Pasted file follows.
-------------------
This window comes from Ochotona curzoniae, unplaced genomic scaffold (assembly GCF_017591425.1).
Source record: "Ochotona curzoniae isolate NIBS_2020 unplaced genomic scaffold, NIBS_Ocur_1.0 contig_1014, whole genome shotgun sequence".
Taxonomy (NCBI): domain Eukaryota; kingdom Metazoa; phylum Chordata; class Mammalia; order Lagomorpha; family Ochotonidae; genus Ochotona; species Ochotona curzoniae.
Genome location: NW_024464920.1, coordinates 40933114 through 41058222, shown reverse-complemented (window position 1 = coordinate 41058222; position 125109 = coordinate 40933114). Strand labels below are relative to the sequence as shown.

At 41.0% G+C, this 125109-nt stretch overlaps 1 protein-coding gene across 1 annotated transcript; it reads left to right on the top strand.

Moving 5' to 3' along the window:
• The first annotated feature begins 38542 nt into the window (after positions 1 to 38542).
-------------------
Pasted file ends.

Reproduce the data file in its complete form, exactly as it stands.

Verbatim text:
This window comes from Ochotona curzoniae, unplaced genomic scaffold (assembly GCF_017591425.1).
Source record: "Ochotona curzoniae isolate NIBS_2020 unplaced genomic scaffold, NIBS_Ocur_1.0 contig_1014, whole genome shotgun sequence".
Taxonomy (NCBI): domain Eukaryota; kingdom Metazoa; phylum Chordata; class Mammalia; order Lagomorpha; family Ochotonidae; genus Ochotona; species Ochotona curzoniae.
Genome location: NW_024464920.1, coordinates 40933114 through 41058222, shown reverse-complemented (window position 1 = coordinate 41058222; position 125109 = coordinate 40933114). Strand labels below are relative to the sequence as shown.

At 41.0% G+C, this 125109-nt stretch overlaps 1 protein-coding gene across 1 annotated transcript; it reads left to right on the top strand.

Moving 5' to 3' along the window:
• The first annotated feature begins 38542 nt into the window (after positions 1 to 38542).